So what kind of sign was I looking for from Animal Heaven, from the ether of the great beyond, some definitive and unmistakable token or act that would convince me, all was well; all was as it should be?  I was out in the garden when I suddenly thought: send me a butterfly.  Yeah, I don't like them, I don't want one near me, but I will let one near me just this once, on my arm or hand or leg.  I felt like a damn fool, sitting on the stone wall watching them fly back and forth but never light on me.  I mean come ON.

Days went by; I don't recall how many, maybe it was a couple of weeks.  I was out doing errands and had to stop at the pharmacy.  When I came out, I thought it would be greatly gratifying to have a car with butterfly decals parked next to mine.  Parking lots, after all, seemed to be the cosmic place where stuff like this happens, the vortex from which signs from the Great Beyond seemed to materialize -- once, at least.  But then I told myself how foolish I was being and said "I give up."  I was acting nothing short of ridiculous.

There was something on the pavement just ahead of my front passenger-side tire.  It was a pin, a brooch, obviously hand-made, very shiny, gleaming and glimmering with a lacquer of some sort, beautifully painted a glittery gold with black spots and orange blotches.  A little rough around the edges, but aren't we all.  I leaned down and picked it up.  I stared at it. This must have taken some work.  This must have taken a great amount of effort.  But I guess there are things, in fact, that bridge a tenuous gap, that don't ever heal a broken heart but can help a sad human being believe that there are beautiful things about the bond between animal and humans, things that give us strength to open our hearts again to another.  Now you tell me: if you heard me ask for a specific sign like a butterfly lighting on me, but you knew I was afraid of them, what would you do?  Scare me?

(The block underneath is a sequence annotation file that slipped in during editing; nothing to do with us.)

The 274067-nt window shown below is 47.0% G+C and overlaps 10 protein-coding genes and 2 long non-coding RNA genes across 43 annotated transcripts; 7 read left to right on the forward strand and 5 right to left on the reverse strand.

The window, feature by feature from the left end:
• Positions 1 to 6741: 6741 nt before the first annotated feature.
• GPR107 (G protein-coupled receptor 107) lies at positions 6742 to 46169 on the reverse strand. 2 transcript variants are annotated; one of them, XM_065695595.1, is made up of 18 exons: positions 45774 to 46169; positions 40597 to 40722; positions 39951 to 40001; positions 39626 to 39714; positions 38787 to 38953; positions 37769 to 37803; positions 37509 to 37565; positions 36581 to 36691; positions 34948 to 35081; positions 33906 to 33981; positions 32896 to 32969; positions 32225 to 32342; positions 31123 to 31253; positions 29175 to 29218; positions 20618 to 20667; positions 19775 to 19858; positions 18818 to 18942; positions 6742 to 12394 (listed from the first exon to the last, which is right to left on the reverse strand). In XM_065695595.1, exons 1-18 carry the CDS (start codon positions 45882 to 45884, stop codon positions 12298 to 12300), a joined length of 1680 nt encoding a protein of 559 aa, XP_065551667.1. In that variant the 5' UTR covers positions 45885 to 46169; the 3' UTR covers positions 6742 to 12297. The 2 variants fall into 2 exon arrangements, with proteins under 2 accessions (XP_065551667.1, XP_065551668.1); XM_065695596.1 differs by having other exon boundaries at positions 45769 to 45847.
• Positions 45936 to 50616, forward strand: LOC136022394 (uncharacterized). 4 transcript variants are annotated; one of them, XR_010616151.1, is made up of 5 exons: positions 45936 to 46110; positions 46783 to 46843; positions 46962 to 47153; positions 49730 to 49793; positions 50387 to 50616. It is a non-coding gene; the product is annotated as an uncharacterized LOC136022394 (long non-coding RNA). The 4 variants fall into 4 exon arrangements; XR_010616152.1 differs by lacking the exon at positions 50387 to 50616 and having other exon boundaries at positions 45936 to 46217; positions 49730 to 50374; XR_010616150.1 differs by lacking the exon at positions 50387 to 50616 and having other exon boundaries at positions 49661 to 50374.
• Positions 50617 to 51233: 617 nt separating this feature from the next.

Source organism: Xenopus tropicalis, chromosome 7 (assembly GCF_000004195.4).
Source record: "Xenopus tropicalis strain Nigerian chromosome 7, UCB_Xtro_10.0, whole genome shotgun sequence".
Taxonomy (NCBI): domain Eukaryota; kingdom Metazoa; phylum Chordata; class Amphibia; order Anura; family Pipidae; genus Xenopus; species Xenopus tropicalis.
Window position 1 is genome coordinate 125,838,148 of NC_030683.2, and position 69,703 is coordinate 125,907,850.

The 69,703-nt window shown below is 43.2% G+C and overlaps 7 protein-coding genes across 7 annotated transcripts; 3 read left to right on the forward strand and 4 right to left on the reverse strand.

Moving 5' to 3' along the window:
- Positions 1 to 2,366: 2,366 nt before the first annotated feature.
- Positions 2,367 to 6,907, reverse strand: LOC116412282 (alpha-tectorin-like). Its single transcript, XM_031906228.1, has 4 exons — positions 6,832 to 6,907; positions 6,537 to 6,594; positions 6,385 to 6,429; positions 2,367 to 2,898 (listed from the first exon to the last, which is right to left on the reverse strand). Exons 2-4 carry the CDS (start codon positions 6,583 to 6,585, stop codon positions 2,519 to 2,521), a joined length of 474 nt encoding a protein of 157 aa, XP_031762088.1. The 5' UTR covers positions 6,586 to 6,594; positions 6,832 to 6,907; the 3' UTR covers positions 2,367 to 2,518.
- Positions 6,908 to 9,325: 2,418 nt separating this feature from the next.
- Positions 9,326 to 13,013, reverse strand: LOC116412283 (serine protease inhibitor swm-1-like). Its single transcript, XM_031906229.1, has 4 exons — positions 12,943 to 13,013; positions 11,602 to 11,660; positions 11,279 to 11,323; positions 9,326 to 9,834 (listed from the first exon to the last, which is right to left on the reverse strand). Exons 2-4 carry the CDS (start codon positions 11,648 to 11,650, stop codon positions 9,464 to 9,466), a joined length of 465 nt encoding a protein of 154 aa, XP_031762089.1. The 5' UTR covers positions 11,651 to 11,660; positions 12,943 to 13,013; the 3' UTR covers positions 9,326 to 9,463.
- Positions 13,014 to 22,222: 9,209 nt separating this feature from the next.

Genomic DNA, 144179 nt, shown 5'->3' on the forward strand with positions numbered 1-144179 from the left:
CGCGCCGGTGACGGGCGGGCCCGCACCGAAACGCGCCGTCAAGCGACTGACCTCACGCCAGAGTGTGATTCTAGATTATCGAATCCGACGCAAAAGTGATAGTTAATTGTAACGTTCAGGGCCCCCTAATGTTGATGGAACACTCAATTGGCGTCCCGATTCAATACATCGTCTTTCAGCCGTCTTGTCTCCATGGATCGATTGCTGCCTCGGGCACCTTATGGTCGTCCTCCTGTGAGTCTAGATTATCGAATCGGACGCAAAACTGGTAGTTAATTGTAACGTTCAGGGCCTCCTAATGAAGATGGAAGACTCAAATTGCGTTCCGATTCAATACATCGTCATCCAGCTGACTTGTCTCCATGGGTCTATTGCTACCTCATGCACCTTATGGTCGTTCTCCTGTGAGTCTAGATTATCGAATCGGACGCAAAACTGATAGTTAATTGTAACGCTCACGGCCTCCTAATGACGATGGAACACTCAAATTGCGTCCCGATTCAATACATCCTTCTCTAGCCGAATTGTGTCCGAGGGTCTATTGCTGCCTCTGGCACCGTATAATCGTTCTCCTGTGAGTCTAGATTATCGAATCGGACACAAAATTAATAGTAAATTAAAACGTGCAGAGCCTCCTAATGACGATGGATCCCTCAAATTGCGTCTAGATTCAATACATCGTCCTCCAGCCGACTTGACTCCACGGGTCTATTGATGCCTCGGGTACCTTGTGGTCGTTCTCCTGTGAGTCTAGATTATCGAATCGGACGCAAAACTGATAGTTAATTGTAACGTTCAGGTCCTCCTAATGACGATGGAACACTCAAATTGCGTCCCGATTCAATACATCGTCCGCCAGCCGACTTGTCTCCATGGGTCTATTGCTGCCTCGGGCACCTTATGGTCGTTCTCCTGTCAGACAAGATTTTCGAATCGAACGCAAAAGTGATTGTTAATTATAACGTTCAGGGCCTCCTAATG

Or find some other way?


  1. Ah yes, find some other way.

    How lovely. And I am sorry about Beau -- I know it was 5 years ago -- but it is sad none-the-less.

    what a beautiful story.

    and beautiful broach.

    LouiseG (I found you through She Writes -- you hoped people would come and read, so I did!) And I'm glad I did.

  2. Thank you so much Louise!! Glad you liked the piece and thanks for letting me know you found it through SW. I still do miss Beau terribly. :{

  3. I came across your blog completely by accident-well not quite I saw a mention oif you on Marvelous Mable --who I found because I am participating in a blog hop---I love your blog-I love your style of writing!!! and I now follow you!!

    Michele aka MikiHope